Last weekend I went to my 20th high school reunion. It was an event that I’d built up to be A THING in my head, one I was both nervous about and looking forward to. It turned out to be less “A THING” and more a pleasant evening spent with a handful of people I have much affection for and haven’t seen in several years.
I grew up in a small town and graduated with just under 100 people, the majority of whom I’d known since preschool or kindergarten. We certainly didn’t spend those formative years always holding hands and singing Kumbaya, but overall we were a pretty tight-knit group of kids for most of our young lives. Facebook provides a surface-level knowledge of what everyone is up to (or at least what their kids look like), but there’s something to be said about putting your arms around an old friend and hugging her neck.
It was a fun night that included some reminiscing, some revelations, and lots of hugs and laughter. I’m glad I went (and may have volunteered to help plan a bigger, better event when we do it again in five years).
However. One moment did surprise me — and not in a good way.
A classmate’s wife walked up to me pretty early in the evening. I’d said hello when they arrived but hadn’t had a chance to chat yet. She stopped in front of me and said, “So, my husband tells me you were the class valedictorian.” A little taken aback by her tone and not sure where this conversation was going, I said, “Yes, I was.” She then said the very words that I ask myself in my lowest moments. She said, with a big laugh as if we were all in on the joke, “Well, what have you done with that since graduation?”
What have you done?
What have you accomplished?
Is this the best you could do?
You didn’t really go anywhere, huh?
Guessed you peaked in high school . . .
In her defense, she didn’t say any of those last words, the words that echo in my heart when I doubt myself most. And I don’t believe her insult was actually intentional or personal. After all, we hadn’t met before that night.
But it sure landed a blow anyway.
My taste in movies is notoriously bad. I love unrealistic romantic comedies, and I love what are best described as “teeny bopper” movies. So a classic like “She’s All That,” a movie in which a so-called ugly duckling is made-over into a stunning beauty while also taking on the mean popular girl and winning over the prom king, is obviously one of my favorites.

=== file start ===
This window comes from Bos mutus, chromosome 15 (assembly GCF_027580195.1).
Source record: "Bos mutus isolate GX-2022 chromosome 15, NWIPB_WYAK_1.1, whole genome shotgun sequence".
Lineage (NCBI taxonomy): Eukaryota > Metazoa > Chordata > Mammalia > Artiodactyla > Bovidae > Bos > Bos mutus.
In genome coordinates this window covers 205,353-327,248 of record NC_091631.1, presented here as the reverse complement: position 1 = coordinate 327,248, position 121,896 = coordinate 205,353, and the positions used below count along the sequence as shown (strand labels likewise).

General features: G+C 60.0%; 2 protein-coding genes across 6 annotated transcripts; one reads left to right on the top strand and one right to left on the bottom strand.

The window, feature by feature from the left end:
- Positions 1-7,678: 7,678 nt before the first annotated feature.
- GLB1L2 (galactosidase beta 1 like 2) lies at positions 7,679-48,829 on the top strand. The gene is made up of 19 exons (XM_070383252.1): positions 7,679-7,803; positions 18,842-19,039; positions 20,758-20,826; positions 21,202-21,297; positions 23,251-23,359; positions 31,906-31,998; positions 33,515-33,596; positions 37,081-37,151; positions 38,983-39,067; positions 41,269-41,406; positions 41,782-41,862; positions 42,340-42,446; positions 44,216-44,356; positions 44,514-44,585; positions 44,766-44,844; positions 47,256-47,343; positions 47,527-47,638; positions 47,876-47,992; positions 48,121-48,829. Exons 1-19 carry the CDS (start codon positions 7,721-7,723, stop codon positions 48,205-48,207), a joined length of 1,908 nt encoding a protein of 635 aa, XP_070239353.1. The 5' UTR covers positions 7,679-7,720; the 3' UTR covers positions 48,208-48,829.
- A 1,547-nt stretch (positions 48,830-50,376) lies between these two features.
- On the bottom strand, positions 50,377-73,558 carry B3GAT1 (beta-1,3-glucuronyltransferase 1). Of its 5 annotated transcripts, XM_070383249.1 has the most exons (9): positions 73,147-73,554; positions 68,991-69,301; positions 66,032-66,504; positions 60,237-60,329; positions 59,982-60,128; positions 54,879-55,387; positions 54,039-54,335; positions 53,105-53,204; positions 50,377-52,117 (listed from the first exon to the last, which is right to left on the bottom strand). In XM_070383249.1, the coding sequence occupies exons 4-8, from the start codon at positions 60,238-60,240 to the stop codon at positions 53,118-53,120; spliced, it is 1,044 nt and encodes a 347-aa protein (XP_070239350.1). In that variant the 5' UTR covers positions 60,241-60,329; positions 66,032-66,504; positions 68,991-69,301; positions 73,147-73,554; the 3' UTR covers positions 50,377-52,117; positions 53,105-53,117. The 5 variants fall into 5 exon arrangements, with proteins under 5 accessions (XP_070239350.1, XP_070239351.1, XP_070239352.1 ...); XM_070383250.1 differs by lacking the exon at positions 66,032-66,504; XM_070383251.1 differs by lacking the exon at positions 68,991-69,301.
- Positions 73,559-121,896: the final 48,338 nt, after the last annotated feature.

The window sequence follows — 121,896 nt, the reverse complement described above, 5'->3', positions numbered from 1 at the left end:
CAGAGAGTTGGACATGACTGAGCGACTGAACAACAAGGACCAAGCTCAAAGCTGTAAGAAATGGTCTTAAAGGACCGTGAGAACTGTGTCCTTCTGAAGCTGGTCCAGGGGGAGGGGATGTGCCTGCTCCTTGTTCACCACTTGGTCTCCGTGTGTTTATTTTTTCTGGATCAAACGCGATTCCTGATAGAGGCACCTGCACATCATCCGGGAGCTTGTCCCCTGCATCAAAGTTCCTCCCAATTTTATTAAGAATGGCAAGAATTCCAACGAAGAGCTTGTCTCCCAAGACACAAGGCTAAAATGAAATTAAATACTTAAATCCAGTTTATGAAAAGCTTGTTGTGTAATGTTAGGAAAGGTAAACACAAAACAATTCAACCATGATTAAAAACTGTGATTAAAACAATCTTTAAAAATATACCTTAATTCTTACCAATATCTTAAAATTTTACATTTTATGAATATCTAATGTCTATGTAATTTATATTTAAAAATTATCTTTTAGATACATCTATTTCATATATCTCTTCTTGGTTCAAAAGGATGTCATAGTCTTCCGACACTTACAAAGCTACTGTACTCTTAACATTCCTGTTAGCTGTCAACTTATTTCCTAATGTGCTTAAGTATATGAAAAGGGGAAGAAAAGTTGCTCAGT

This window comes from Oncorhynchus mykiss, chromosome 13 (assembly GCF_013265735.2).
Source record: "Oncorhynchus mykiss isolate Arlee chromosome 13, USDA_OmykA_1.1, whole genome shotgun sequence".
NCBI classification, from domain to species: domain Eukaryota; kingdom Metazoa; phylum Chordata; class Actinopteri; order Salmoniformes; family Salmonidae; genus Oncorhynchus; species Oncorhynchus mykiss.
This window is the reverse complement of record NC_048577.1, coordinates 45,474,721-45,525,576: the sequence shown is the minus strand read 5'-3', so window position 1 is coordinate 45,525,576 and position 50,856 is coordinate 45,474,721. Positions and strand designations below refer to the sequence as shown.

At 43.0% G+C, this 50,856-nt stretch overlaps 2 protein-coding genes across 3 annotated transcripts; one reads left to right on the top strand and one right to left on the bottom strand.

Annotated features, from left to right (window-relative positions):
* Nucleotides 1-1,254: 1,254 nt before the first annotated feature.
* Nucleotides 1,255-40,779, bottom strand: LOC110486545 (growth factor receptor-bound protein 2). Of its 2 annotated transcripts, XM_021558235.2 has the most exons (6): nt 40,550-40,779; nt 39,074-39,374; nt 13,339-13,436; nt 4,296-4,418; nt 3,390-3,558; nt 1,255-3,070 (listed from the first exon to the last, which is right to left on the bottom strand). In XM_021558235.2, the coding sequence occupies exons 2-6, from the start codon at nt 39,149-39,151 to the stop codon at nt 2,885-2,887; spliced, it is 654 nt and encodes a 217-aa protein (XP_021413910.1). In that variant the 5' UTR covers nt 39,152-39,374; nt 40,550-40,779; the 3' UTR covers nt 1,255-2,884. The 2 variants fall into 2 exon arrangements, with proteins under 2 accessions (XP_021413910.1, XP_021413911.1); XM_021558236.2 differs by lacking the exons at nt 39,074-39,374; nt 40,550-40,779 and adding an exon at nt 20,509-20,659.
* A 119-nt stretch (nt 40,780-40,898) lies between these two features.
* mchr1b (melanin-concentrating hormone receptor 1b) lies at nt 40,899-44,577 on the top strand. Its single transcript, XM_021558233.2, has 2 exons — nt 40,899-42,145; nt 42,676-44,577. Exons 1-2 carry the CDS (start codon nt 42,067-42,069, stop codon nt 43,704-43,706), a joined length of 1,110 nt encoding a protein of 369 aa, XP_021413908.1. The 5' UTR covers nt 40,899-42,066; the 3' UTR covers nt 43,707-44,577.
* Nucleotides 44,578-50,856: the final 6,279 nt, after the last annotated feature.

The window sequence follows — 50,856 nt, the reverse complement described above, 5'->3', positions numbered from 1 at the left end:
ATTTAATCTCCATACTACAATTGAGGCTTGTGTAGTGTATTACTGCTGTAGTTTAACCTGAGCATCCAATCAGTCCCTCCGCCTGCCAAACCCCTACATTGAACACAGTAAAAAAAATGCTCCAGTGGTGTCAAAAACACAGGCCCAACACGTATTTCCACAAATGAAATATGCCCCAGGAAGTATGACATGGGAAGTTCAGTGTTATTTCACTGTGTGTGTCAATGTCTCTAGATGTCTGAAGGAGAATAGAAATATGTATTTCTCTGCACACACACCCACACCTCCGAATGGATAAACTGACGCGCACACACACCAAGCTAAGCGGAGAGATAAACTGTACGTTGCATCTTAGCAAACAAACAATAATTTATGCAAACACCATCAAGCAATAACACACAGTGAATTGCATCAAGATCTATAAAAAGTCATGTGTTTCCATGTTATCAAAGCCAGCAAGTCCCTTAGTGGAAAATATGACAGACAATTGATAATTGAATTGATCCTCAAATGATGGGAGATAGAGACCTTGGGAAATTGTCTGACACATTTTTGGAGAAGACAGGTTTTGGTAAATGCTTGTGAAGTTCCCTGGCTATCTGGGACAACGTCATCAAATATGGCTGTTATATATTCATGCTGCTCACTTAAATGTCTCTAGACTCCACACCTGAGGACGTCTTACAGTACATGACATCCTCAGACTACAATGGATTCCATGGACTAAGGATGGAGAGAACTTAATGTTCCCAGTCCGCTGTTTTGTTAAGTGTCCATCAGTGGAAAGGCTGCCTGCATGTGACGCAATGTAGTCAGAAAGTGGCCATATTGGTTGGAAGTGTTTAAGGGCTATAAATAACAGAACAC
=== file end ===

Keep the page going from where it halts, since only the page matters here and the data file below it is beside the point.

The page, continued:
I realize it’s a ridiculous movie (she was never ugly! they just took off her glasses and gave her a pretty dress! I GET IT.), but what I love even more than cheesy movies is finding truth in unexpected places. And recently, not too long after getting the invitation to my class reunion and feeling not a little amount of panic about who and what and where I thought I’d be at this point in my life compared to my reality, I caught the end of this movie on television. I’d never thought much about the prom king’s speech, but this time around, it caught my attention:
You know, for a lot of us, this is as good as it gets. We aced the test, made the big shot, got a crown. But the truth is . . . we’re just getting started. We can be anything we wanna be. And l don’t know about the rest of you, but I’m hoping I never forget that.
We’re just getting started, he said . . .
High school, for me, was a long time ago. For you it might have been more recent or perhaps you’re more years removed than I am. But I don’t believe any of our stories ended there. Whether we are exactly where we planned to be or so far from our adolescent dreams that our high school self wouldn’t even recognize us now, those days were just a starting point.
Maybe for you high school wasn’t anything spectacular; maybe it was traumatic or something you barely survived. I don’t believe your story ended there, either. And, really, in the big picture of our lives, graduating high school is just one of many milestones we pass over time.
Going to college, getting a job, being fired from a job, getting married, getting divorced, having kids, losing loved ones, moving away, getting the diagnosis, buying a house, getting a degree, winning a contest, finishing a race, starting a business — our lives have dozens of big moments and new chapters, hundreds of beautiful and terrible milestones and everything in between. And at each of those points, our stories may have changed or pivoted or been stretched in some way, but they didn’t end.
Do you feel disappointed by what you’ve accomplished this far?
Did you think you’d do more or be different at this point in your life?
Are you afraid you missed your turn, that you’re wasting your potential, that your best days are behind you?
Friend, I promise that’s not true. Your story — the one written by the Author of life, the Creator of the world — isn’t finished yet. No matter where you find yourself today, no matter what makes up your backstory, no matter how many failures or successes you’ve experienced or how many milestones you’ve reached, you have so much more to look forward to. You’re just getting started! And God has promised that He will never stop working in us and through us.
I am sure of this, that he who started a good work in you will carry it on to completion until the day of Christ Jesus. (Philippians 1:6 CSB)
I don’t know who might be whispering lies into your ear today. I don’t know what your specific doubts or fears are, what makes you feel most self-conscious, what you’re most afraid of hearing from a stranger or a friend or yourself. But I know this: You are not a failure, and you are not a disappointment. You are just getting started, and God isn’t finished with you.
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